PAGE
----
It’s not only the sheer learning and deepening of professional knowledge of a part-time study programme that is beneficial. It is also the influence of new people: Working together with people with different backgrounds and diverse professional experiences is very enriching. This is an aspect that my fellow student Rosa also highlights in her article Study and work? Why the double burden is worth it.

If you only surround yourself with the same people and same views day in and day out, you will never find new ways of looking at things. It’s the new people with different experiences that challenge you and open up new perspectives for you.

And along the way, you can also learn from their expertise in another field.

4. Booster for time management skills

Employees with children have mostly perfected them: their time management skills. But also, employees who juggle a job and studies at the same time inevitably learn to structure themselves better. Managing their timetable, coordinating with colleagues and fellow students, planning ahead, and meeting deadlines: all that requires a high level of time management.

In the beginning, the double burden might be a rough ride. There will be pushbacks. But in the end, the employee will grow.

By the way, to get things done, my fellow students Linda Puntschart and Linda Schwarz both (what a funny coincidence, huh?) swear by the Pomodoro Technique, developed by Francesco Cirillo.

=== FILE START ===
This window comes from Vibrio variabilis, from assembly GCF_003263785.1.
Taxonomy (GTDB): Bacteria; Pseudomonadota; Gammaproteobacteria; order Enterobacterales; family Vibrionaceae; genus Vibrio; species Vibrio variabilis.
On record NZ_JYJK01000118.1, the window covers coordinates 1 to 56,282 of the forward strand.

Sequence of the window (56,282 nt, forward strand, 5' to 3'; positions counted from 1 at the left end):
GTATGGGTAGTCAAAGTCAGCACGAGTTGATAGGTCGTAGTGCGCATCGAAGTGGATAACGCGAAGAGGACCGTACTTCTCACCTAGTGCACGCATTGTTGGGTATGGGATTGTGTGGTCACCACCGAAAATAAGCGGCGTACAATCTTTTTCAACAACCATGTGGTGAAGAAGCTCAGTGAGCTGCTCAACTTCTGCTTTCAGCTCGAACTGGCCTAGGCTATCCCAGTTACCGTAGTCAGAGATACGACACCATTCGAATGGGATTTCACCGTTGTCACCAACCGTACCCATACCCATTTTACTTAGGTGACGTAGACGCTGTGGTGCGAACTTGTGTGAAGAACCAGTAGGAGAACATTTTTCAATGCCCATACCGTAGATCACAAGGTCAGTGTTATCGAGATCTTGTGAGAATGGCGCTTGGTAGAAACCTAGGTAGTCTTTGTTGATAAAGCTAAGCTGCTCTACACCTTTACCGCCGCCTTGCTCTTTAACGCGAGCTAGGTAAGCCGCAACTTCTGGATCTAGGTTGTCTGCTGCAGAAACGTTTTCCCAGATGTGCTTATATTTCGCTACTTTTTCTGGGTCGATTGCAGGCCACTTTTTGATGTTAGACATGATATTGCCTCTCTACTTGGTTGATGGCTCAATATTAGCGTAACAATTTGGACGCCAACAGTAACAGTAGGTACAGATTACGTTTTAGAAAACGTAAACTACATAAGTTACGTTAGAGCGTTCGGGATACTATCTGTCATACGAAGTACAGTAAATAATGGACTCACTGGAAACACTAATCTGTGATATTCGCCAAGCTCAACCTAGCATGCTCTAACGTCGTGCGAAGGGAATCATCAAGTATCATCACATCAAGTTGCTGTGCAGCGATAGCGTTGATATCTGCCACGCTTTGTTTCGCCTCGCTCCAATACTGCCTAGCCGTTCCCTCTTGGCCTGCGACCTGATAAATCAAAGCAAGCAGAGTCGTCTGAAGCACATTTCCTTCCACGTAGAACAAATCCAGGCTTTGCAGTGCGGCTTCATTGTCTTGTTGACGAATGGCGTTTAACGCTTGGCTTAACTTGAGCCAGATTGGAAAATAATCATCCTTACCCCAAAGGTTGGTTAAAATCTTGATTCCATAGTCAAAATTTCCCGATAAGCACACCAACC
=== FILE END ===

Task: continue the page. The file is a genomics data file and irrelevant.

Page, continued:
5. Supportive companies are more attractive for potential employees

And finally, a working relationship is not a one-way street. Not only do applicants have to meet the employer’s requirements — but the company also needs to attract the applicant. Why else would they choose the company over its competitor?

Companies that are known for their focus on developing their employees are more attractive to applicants than those that only advertise free fruit and drinks. Or as Josef Günthner (Co-founder & CEO at PALTRON) puts it in his article 8-Point Checklist for Attractive Employers (in 2020): “Anyone trying to save money here is only harming themselves.”


It doesn’t matter whether it’s a part-time master’s programme or a short-term course that focuses on a particular topic your employee is interested in — play a supportive role for your employee! In the end, both sides can only win. Your employee will feel valued and will gain new motivation to do a great job, and you will have a highly qualified, loyal employee that enriches your company.

You’re on the other side, and your employer doesn’t want to support you with your studies, although it is your heart’s desire? Leave your employer if you can’t convince them! Another company will be thrilled to have you.

Did I miss another strong argument? Or do you contradict? Let me know!



Hi, welcome to my Medium page. I’m Meike, based in Berlin, communication allrounder, nature lover and currently studying Content Strategy.

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Meike Koch

Hi, welcome to my Medium page. I’m Meike, based in Berlin, communication allrounder, nature lover and currently studying Content Strategy.